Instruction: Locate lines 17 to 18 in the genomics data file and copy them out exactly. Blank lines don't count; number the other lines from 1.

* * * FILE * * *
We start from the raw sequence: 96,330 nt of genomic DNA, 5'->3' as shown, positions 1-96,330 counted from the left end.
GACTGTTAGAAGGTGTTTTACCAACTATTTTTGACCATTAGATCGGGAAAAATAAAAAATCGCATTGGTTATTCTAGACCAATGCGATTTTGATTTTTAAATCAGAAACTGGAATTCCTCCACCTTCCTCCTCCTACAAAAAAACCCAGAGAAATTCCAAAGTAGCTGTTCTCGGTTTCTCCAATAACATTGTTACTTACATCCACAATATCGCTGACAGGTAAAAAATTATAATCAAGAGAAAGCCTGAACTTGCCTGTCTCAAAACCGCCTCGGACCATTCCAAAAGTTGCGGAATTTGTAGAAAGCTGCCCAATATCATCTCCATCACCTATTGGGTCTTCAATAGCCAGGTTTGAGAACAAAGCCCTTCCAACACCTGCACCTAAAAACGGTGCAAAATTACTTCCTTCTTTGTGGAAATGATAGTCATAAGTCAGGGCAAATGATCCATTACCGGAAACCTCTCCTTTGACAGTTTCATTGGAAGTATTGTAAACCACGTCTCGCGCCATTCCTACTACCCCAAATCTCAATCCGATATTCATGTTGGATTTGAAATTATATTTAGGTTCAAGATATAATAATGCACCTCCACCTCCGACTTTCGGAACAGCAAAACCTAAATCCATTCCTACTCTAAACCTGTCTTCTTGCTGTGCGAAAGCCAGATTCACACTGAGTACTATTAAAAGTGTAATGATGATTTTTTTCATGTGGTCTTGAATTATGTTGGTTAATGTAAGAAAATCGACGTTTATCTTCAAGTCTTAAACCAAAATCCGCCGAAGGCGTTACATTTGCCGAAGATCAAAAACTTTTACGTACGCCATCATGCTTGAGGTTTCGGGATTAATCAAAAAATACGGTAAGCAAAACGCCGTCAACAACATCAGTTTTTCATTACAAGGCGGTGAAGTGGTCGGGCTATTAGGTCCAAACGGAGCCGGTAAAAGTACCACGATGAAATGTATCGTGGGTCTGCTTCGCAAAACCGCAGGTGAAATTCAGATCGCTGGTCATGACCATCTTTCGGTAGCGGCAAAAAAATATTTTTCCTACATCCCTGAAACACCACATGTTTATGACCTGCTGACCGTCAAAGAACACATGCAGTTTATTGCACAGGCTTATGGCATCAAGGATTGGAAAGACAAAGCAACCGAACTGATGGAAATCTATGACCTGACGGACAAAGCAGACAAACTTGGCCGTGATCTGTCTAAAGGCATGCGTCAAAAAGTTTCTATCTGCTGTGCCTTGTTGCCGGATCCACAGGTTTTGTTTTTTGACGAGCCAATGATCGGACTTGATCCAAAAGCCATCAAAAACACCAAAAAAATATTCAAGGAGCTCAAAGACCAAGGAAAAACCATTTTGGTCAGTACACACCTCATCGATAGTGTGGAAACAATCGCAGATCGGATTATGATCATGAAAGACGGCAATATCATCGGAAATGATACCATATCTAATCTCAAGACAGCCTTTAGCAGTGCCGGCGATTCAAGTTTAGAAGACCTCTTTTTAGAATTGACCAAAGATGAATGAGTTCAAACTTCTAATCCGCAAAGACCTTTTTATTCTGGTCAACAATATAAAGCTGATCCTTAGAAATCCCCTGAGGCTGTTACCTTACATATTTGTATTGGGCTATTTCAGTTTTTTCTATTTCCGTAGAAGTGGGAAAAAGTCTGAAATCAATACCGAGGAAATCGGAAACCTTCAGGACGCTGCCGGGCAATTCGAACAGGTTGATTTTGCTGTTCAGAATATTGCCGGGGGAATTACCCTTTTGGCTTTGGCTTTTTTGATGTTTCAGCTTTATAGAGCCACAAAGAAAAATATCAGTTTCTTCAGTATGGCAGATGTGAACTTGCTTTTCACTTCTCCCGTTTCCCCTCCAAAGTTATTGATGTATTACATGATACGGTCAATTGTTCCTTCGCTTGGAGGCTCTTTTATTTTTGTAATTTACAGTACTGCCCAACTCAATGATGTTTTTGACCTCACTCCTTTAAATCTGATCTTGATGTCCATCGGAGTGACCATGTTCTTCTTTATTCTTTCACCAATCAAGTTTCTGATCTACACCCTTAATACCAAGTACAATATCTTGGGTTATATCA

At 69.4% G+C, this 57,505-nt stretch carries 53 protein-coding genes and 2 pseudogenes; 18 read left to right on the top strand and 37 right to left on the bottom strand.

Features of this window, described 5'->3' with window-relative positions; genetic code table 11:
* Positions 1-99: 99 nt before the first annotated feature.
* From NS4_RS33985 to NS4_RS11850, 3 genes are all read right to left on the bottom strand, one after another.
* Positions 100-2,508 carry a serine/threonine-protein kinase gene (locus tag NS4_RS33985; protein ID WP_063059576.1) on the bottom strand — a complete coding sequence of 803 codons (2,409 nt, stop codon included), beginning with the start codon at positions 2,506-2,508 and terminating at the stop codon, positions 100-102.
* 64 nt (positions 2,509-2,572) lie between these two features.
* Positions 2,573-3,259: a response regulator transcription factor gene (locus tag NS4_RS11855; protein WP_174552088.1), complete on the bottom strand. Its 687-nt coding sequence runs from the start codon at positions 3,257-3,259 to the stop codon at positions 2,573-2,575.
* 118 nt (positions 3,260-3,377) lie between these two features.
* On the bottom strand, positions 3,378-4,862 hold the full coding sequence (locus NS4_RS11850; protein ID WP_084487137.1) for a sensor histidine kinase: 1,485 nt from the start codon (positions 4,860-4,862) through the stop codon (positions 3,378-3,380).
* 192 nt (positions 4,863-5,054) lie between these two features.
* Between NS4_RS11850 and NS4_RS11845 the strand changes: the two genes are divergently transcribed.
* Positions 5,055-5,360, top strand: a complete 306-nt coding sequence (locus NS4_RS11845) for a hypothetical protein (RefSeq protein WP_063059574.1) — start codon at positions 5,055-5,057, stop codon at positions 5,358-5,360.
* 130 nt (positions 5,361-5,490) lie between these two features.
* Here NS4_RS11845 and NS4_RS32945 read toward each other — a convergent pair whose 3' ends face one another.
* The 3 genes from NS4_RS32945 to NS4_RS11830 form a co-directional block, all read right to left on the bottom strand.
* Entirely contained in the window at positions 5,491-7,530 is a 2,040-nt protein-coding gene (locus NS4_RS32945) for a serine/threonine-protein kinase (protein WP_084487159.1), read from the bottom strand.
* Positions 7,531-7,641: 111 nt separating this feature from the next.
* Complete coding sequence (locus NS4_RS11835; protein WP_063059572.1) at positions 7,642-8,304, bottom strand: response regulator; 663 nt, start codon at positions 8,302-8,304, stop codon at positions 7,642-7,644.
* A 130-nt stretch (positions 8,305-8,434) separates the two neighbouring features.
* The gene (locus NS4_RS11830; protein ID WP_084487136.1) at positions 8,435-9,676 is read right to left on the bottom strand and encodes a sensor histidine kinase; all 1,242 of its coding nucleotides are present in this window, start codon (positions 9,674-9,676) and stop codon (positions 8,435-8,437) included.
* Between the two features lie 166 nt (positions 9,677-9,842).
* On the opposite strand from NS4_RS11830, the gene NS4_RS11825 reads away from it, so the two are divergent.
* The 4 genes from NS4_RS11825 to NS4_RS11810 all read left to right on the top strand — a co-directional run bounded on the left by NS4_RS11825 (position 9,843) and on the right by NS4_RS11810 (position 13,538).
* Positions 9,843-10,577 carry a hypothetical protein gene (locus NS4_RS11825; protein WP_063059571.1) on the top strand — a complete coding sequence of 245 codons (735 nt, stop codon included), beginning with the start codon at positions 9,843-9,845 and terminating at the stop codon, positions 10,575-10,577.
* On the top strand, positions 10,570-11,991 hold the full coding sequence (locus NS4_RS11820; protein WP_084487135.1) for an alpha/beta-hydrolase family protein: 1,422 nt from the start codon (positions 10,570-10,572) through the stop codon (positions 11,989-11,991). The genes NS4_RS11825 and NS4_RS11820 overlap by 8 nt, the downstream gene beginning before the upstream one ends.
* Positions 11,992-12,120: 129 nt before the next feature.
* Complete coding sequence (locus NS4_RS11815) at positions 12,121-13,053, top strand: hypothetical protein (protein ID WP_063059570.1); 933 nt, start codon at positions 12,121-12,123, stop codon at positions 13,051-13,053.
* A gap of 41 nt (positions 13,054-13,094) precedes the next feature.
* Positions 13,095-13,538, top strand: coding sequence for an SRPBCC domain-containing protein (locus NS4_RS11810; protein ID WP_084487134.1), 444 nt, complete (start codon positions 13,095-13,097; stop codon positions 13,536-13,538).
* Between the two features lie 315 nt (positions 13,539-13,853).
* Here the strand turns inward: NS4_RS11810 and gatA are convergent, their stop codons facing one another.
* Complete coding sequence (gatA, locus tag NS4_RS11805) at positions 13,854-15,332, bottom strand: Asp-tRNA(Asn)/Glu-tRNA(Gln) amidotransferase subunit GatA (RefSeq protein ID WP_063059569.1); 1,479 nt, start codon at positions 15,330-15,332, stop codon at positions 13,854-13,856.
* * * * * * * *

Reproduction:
* The 3 genes from NS4_RS32945 to NS4_RS11830 form a co-directional block, all read right to left on the bottom strand.
* Entirely contained in the window at positions 5,491-7,530 is a 2,040-nt protein-coding gene (locus NS4_RS32945) for a serine/threonine-protein kinase (protein WP_084487159.1), read from the bottom strand.